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Growth Promoters: Replacing Antimicrobials

by 5m Editor
1 May 2003, at 12:00am

By Livestock Knowledge Transfer, UK - This article looks at the alternatives to antimicrobials and the strategy for replacing them.

The EU Scientific Steering Committee (SSC) has recommended that the use of antibiotics as growth promoters should be phased out. However, the SSC has recognised that the phase-out process should be planned and co-ordinated since rapid changes might affect animal health. Management and husbandry practices will need to be optimised so that health and welfare are maintained.

From September 1999 the only antimicrobials licenced for use as zootechnical feed additives in pig diets are avilamycin (‘Maxus’), salinomycin (‘Salocin’) and flavophospholipol (‘Flavomycin’). None of these are related to any of the antibiotics used in human medicine.

Alternative feed additives

In a comprehensive review of the scientific literature commissioned by MLC no single group of feed additives could be considered to improve consistently either growth rates or feed conversion efficiency.

Even when antibiotics are used as feed additives it has been shown that they do not provide a consistent return on all farms at all times. A small number of feed additives may be useful when problems are being experienced in the early stages after weaning.

Some organic acid preparations and some probiotics may prove useful in certain situations. Some enzyme preparations may prove useful in specific diet formulations.

Management and husbandry

The benefits from antibiotic feed additives are achieved through many different effects on the gut, so the strategy for replacing them will depend on a combination of nutritional, hygiene, housing and husbandry factors.

There is no substitute for good management and hygiene when it comes to achieving the performance potential of pigs. Management after weaning can have significant effects on lifetime performance and health. Costs of production need to be minimised while still striving to unlock the potential growth rates and food conversion efficiency of the pigs. Veterinary advice will also be needed when there are health problems.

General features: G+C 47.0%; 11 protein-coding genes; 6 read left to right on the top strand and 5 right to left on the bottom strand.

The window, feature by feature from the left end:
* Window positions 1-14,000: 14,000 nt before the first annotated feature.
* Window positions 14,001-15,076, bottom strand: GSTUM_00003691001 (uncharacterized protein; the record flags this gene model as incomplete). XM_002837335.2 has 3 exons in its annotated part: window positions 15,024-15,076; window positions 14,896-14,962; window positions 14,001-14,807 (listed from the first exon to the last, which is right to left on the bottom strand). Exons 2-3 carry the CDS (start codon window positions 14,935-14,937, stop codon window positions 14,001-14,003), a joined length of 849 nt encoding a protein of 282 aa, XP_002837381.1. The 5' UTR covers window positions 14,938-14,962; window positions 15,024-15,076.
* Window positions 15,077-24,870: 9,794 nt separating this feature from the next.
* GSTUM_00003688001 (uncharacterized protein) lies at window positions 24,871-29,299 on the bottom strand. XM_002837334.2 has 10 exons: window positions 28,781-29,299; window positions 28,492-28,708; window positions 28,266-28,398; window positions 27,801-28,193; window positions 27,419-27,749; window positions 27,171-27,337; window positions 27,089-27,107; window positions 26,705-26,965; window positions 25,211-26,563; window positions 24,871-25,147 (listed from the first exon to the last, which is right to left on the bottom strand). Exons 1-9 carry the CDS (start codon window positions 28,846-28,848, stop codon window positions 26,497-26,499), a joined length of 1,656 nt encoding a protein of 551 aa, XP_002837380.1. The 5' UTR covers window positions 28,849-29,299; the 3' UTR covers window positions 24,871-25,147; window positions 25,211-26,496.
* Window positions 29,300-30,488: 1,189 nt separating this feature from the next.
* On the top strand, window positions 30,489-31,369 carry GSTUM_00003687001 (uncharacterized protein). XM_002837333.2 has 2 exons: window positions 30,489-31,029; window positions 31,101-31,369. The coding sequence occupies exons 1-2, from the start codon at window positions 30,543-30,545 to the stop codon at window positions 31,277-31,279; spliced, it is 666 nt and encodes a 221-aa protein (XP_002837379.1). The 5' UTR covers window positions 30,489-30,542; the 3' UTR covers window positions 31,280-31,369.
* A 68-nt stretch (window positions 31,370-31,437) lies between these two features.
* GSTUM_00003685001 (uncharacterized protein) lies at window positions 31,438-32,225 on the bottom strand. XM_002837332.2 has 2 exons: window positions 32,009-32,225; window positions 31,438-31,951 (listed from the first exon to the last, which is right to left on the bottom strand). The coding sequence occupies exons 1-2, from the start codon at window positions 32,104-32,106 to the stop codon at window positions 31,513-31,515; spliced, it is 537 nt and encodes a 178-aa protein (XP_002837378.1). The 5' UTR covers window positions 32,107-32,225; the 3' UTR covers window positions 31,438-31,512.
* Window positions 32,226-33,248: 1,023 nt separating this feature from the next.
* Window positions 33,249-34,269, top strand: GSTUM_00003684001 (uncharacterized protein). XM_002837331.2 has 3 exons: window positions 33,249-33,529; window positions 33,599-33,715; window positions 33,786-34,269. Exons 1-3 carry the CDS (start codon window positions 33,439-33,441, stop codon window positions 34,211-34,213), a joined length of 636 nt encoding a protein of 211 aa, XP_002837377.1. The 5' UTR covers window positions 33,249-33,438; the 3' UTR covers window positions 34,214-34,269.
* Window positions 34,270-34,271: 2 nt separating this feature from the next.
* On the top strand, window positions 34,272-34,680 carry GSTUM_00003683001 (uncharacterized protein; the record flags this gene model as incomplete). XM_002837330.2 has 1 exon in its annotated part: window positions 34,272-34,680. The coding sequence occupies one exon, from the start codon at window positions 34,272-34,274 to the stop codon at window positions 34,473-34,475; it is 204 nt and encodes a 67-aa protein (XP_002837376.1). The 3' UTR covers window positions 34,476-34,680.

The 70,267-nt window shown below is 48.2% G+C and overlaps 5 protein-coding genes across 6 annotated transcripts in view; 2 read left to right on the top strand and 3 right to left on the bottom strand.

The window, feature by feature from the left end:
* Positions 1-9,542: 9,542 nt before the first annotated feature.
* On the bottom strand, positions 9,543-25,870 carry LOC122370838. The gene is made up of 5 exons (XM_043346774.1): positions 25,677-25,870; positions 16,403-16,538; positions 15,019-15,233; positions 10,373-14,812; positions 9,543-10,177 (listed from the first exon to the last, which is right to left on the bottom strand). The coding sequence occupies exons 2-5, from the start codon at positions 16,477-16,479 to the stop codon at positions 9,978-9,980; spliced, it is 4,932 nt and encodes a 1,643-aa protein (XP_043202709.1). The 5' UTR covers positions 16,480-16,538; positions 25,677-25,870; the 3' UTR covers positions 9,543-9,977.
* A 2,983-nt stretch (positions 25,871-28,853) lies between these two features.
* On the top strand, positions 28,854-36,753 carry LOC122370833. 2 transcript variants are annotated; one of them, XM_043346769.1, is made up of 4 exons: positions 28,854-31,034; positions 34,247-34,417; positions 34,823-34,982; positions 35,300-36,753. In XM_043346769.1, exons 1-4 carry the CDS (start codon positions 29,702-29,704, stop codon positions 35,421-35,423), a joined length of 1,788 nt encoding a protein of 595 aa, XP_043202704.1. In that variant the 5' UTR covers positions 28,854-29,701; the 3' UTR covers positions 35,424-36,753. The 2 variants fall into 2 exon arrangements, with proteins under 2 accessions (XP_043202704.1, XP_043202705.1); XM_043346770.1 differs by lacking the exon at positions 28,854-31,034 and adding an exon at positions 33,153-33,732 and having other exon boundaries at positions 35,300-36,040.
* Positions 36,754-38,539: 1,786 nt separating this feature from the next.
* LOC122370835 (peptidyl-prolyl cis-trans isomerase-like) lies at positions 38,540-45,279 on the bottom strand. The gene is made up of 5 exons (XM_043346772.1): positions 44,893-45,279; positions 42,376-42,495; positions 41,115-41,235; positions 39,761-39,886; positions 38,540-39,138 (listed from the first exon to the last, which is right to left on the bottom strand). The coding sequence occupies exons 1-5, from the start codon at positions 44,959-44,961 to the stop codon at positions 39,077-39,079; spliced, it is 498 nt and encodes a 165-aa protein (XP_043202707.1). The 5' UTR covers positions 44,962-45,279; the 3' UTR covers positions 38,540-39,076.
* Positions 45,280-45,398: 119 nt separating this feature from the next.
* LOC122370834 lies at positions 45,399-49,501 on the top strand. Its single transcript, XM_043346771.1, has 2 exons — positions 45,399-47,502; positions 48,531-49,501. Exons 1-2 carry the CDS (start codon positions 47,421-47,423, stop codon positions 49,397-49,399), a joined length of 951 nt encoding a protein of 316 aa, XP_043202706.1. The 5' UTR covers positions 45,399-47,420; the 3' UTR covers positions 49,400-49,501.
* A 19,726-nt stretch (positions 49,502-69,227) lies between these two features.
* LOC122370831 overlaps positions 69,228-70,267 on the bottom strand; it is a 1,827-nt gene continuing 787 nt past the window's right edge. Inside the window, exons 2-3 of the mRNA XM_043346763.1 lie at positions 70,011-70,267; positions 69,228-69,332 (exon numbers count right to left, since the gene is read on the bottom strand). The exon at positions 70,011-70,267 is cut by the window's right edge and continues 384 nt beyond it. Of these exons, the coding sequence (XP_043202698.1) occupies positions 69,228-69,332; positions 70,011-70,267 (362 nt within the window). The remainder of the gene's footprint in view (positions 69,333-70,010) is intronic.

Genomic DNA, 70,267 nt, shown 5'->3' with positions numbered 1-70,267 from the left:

Potential effect on performance of alternatives to antibiotic feed additives

Antibiotics +++++
Zinc oxide ++++
Copper sulphate +++
Organic acids +
Enzymes +++
Pre-fermentation of feed ?
Probiotics +
Prebiotics ++
All-in all-out production ++++
Hygiene ++++
Later weaning ?
Outdoor production +
Colostrum quality & intake ++
Immunisation +++
Drinking water quality ++
Training of staff ++++

Alternative feed additives

Always insist on seeing the results of independent tests before using. Check effectiveness when used on your farm because most vary a lot between farms.
  1. Organic acids
    In general results inconsistent. Greatest benefits are seen in the younger weaned piglet. Some may be useful against Salmonella.
  2. Probiotics
    Widely promoted but only mixtures of bacteria likely to be effective as must compete with resident population in gut.
  3. Prebiotics
    Fermentable substrates such as slow release lactose can encourage favourable bacteria. Most are unproven.
  4. Pre- fermentation
    Pre-fermenting the diet with an appropriate culture may prove effective at combining probiotics and organic acids to give a stable gut environment.
  5. Enzymes
    Improve digestibility of nutrients. May help improve gut health.
  6. Immune enhancers
    Some could make a useful contribution but require independent testing.
  7. Chemical probiosis
    Some show promise but still unproven.

Management and Husbandry

The change from sow milk to a dry diet at weaning is a major challenge to the digestive system of pigs. Management and nutrition after weaning is critical to the success of a pig farm.
  • Provide suitable easily digested diet
  • Maximise feed intake – change feed frequently, provide extra feed points at weaning, consider gruels
  • Control environment – no draughts, match temperature to age, good ventilation
  • Good quality flooring or straw
  • Clean fresh water at all times
  • Consider later weaning
  • Minimise mixing to reduce stress and disease transfer
  • All in/All out systems - all pens in a room or house should be emptied and then cleaned and disinfected properly before being filled again with pigs
  • Identify diseases early and treat effectively. Use vaccines where appropriate
The use of antibiotics to treat disease increased in Sweden and Denmark when growth promoters were removed. Very high standards of management will be needed to avoid this happening.



Source: Livestock Knowledge Transfer - First published 2001. Added to this site 2003.